Miles Coverdale (manos74) wrote,
Miles Coverdale

Consider steel.

It is possible to make steel impervious to scratches or dents--heat-treat it, and lay down a layer of case-hardened carbon over its surface, so that it will never, ever dent or bend under stress.

Now consider the bulldozer.

The earth-moving blade on a bulldozer is very mild steel--almost cast iron. It is not heat treated or case-hardened. It gets none of the fancy molecular realignments you get in, say, armor-plating.

Why is this, you might wonder.

It is a fact of life that the harder you make steel, the more brittle it becomes. In the case of the bulldozer, you could make the blade all heat-treated and case-hardened to the same amound of toughness that tools are made. If you did that, however... the minute that blade hit a buried rock, it would shatter like glass. A mild steel blade, though it would get scratched and dented and ugly, would survive whole.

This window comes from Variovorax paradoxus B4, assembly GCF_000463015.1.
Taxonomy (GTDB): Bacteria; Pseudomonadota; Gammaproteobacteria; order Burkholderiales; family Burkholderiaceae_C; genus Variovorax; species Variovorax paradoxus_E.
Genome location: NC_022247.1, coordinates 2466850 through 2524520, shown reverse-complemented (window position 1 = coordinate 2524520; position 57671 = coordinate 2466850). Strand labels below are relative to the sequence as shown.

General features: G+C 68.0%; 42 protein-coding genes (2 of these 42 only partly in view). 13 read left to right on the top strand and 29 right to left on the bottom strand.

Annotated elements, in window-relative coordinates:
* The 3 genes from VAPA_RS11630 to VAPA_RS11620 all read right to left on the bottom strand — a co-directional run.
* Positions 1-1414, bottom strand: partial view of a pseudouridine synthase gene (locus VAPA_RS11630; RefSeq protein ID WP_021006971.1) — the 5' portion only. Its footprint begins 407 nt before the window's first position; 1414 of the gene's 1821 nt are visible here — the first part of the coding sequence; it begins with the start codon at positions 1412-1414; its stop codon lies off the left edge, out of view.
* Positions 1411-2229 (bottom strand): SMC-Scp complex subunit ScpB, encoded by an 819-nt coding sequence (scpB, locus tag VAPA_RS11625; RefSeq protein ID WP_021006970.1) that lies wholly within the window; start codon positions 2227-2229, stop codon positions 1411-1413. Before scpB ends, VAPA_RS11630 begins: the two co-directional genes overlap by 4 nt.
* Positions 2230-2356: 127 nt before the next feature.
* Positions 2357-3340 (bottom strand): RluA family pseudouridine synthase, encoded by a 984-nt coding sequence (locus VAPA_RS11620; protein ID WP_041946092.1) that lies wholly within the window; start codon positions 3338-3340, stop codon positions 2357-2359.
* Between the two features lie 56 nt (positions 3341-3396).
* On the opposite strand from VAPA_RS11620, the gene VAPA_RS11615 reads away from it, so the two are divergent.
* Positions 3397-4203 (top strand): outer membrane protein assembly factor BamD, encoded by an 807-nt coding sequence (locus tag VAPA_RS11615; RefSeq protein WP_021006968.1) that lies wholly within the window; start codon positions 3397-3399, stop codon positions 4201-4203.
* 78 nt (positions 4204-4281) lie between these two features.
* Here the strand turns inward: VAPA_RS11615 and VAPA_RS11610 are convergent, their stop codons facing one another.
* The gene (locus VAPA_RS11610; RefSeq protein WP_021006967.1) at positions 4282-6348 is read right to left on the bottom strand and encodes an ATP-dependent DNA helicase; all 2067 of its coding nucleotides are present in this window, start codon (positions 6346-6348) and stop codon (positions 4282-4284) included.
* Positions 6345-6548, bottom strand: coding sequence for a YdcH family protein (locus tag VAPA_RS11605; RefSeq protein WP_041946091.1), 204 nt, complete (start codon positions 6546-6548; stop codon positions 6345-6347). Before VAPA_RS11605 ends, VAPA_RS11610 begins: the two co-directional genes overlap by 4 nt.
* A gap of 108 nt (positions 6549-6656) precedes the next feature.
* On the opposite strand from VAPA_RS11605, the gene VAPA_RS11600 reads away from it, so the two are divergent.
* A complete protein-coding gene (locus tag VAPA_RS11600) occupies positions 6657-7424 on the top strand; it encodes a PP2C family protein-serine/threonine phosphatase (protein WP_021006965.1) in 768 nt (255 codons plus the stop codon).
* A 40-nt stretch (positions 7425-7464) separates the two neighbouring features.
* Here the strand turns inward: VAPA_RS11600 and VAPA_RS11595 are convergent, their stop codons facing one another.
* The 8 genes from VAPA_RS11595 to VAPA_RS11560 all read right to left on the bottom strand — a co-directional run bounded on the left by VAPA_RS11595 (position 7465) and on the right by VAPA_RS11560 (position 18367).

Being rigid and being brittle go hand-in-hand. The harder you are, sure, the more you're able to resist dents and scratches and rust. You can resist anything, right up to your maximum stress.

One additional straw beyond that maximum stress, however, and you have shards instead of a useful tool.

The trick, therefore, is to be soft, to be mild. Sure, you'll get bend, scratched up, dented, and rusty. Sure, you won't win any beauty contests. But at the end of the day, you'll still be whole and unbroken.

Something to consider.
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